The Homeless

Sacramento to spend nearly $16M in city money on homelessness. What will it be spent on?

Here’s what a Sprung structure looks like. They may be used for Sacramento homeless shelters

New Life Christian Center in Turlock decided to use Sprung to build a new facility when its congregation grew to 2,400 people.
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New Life Christian Center in Turlock decided to use Sprung to build a new facility when its congregation grew to 2,400 people.

The city of Sacramento will spend nearly $16 million in city money toward addressing the homeless crisis, the City Council decided Tuesday.

The council plans to decide how to spend the money during a meeting Feb. 12.

Mayor Darrell Steinberg has proposed spending the money to open multiple triage homeless shelters, he has said previously.

Councilman Larry Carr questioned whether shelters are the best solution.

“I don’t want us to get focused on one technical solution,” Carr said. “We should stay focused on the goal of getting people off the street.”

The $15.7 million in city funding would be combined with about $12 million in state funds and $8 million in private funds for a total of about $36 million toward homeless initiatives. The city funding would come from the city’s Measure U reserve fund. City officials set that money aside in case voters rejected the increased Measure U sales tax in November, Steinberg said.

“This is a horrific public health, public safety and humanitarian crisis and it is incumbent upon us to bring to scale what we have already proven to be successful,” Steinberg said Tuesday.

In December, Steinberg asked all council members to find sites for homeless shelters in their districts so the city can open more shelters similar to its 100-bed triage shelter in north Sacramento on Railroad Drive. That shelter provides medical and mental health care for guests, as well as help removing the barriers they face in finding permanent housing, such as obtaining state identification cards.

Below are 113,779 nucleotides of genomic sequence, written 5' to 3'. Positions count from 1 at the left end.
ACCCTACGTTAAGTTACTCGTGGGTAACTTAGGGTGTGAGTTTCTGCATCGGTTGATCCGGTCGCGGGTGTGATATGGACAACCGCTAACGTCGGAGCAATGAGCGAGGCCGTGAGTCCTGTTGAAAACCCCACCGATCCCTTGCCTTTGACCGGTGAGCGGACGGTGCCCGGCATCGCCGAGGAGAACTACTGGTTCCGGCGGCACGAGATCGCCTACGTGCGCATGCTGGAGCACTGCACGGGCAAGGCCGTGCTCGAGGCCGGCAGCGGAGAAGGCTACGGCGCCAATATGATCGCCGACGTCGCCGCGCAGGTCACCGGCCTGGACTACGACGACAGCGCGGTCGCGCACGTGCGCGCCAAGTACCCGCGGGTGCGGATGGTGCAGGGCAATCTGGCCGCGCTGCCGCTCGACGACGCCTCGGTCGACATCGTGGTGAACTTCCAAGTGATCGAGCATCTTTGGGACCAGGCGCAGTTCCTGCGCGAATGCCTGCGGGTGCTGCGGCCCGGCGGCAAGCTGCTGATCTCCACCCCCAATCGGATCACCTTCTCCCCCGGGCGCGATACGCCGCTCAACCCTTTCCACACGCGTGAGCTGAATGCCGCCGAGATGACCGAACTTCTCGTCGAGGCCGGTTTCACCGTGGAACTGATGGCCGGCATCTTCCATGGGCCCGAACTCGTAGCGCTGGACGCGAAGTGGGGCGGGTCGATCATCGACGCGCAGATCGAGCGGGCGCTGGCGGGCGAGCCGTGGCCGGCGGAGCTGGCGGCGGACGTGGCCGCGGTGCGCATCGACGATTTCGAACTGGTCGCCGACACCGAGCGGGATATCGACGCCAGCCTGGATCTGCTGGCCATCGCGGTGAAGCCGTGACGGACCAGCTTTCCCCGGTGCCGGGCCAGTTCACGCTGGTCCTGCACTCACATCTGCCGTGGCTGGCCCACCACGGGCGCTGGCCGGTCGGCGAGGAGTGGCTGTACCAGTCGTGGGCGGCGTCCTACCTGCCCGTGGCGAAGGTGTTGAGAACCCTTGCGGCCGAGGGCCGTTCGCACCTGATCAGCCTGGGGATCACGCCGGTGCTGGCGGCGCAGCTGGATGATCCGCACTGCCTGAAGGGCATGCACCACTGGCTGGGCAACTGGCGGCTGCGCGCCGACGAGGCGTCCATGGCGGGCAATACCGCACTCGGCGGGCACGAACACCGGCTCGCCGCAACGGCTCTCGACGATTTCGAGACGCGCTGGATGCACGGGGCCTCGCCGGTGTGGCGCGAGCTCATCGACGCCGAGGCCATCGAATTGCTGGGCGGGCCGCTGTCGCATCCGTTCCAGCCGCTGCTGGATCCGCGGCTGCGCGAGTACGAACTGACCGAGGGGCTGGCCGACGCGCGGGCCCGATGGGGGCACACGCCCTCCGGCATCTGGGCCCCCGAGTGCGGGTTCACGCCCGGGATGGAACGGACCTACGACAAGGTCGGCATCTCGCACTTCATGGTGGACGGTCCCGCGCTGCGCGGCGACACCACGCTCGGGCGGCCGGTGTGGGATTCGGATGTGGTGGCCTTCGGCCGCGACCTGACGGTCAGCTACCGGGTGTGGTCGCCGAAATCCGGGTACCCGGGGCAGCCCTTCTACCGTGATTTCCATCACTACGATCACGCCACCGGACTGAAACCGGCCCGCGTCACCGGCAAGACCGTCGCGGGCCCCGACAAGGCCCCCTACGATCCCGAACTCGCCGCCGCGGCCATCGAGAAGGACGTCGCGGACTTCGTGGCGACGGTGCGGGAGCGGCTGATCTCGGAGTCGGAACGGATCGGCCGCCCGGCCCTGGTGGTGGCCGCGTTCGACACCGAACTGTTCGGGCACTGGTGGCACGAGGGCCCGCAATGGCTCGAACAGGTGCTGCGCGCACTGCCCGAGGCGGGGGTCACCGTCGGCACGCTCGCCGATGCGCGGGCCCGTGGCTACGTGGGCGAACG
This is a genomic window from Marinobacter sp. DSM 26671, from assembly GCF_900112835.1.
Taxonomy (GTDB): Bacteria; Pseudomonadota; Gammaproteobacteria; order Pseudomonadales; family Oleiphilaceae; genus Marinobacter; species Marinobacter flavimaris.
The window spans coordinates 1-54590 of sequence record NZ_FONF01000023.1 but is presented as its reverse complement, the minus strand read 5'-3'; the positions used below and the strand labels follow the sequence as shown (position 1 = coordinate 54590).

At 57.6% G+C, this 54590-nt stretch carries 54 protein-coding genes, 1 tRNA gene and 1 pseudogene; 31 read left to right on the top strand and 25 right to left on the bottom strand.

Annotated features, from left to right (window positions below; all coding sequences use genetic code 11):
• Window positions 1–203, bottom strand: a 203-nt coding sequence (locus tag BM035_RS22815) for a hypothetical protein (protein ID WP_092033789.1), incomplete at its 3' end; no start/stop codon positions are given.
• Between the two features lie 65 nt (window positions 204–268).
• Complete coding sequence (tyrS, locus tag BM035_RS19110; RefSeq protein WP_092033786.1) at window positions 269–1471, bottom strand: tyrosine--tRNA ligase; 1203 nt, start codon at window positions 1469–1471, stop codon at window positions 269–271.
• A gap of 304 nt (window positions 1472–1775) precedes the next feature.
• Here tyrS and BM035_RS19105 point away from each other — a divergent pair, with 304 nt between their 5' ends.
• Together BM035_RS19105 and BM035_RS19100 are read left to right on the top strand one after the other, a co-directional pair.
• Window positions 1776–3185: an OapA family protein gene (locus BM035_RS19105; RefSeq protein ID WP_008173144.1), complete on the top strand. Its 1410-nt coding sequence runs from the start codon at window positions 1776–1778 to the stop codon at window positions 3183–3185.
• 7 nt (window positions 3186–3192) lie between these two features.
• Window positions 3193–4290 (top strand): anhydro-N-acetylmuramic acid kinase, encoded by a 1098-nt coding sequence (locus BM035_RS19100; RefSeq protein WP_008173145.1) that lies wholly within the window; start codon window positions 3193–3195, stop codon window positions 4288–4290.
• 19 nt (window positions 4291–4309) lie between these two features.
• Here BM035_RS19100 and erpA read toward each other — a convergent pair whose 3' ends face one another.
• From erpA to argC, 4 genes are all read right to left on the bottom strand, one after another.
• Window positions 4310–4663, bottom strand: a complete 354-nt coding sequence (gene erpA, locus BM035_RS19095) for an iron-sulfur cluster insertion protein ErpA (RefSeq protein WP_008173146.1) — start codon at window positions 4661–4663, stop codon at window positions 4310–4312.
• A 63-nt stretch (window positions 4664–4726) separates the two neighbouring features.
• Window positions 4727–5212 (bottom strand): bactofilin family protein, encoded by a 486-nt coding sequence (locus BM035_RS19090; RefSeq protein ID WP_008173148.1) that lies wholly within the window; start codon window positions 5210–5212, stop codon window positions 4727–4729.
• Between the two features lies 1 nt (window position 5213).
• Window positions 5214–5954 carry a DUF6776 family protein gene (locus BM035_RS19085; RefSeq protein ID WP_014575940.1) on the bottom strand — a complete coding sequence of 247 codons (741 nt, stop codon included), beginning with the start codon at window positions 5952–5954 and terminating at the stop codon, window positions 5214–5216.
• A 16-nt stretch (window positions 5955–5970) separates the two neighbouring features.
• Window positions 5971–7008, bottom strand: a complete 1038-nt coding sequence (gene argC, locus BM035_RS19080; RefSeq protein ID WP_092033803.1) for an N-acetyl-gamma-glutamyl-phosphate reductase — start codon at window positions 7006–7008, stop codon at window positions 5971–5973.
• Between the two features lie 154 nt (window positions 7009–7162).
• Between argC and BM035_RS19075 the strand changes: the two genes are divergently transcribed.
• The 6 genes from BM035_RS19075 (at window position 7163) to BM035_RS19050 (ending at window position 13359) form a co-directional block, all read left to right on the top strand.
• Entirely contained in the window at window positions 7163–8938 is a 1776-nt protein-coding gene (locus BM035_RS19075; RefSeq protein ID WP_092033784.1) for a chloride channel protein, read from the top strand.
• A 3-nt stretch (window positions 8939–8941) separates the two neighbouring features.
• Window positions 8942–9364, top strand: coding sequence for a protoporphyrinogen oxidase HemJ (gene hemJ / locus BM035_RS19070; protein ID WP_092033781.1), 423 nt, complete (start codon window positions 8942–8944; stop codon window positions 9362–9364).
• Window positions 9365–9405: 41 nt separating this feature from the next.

Councilman Jay Schenirer is proposing a portion of a parking lot at the Florin light rail station owned by Sacramento Regional Transit, while Councilman Jeff Harris is proposing a state-owned site at Cal Expo.

Carr hopes the council receives data from city staff on how successful the Railroad Drive shelter has been at the Feb. 12 meeting, he said.

“We’ve spent a lot of money. Was that well spent?” Carr asked.

The council also approved spending about $2.1 million in city money on the following initiatives to serve youths in disadvantaged neighborhoods this month:

$350,000 for citywide pop-up events every Friday and Saturday nights for teens

$350,000 to help renovate the South Sacramento Cal Skate Facility

$350,000 to help nonprofit La Familia build an Economic Development Opportunity Center

$350,000 to help fund the Del Paso Heights Sports Complex, which will include three baseball fields and soccer fields to host local youth leagues and regional tournaments

$350,000 to build nonprofit capacity and help the city “be better connected to our many diverse neighborhoods”

$350,000 to build business capacity and help the city “be better connected to our diverse business community,” focusing on minority and women-owned business and urban commercial corridors

The city will also spend $11.2 million on a list of projects proposed by City Manager Howard Chan, including improving 311 response times, bolstering code enforcement staffing and expanding illegal dumping services. The approved list also includes $360,000 for a public restroom in Cesar Chavez Plaza; $1 million for nonprofits that serve homeless women and children; $500,000 on a program that provides legal aid for immigrants; $1.8 million to increase mowing at city parks and make improvements; and $326,078 to hire staff to release police videos and documents.

The city will also transfer about $5.9 million to the upcoming fiscal year budget. Steinberg proposed that money be used for equity projects in the city’s disadvantaged neighborhoods.

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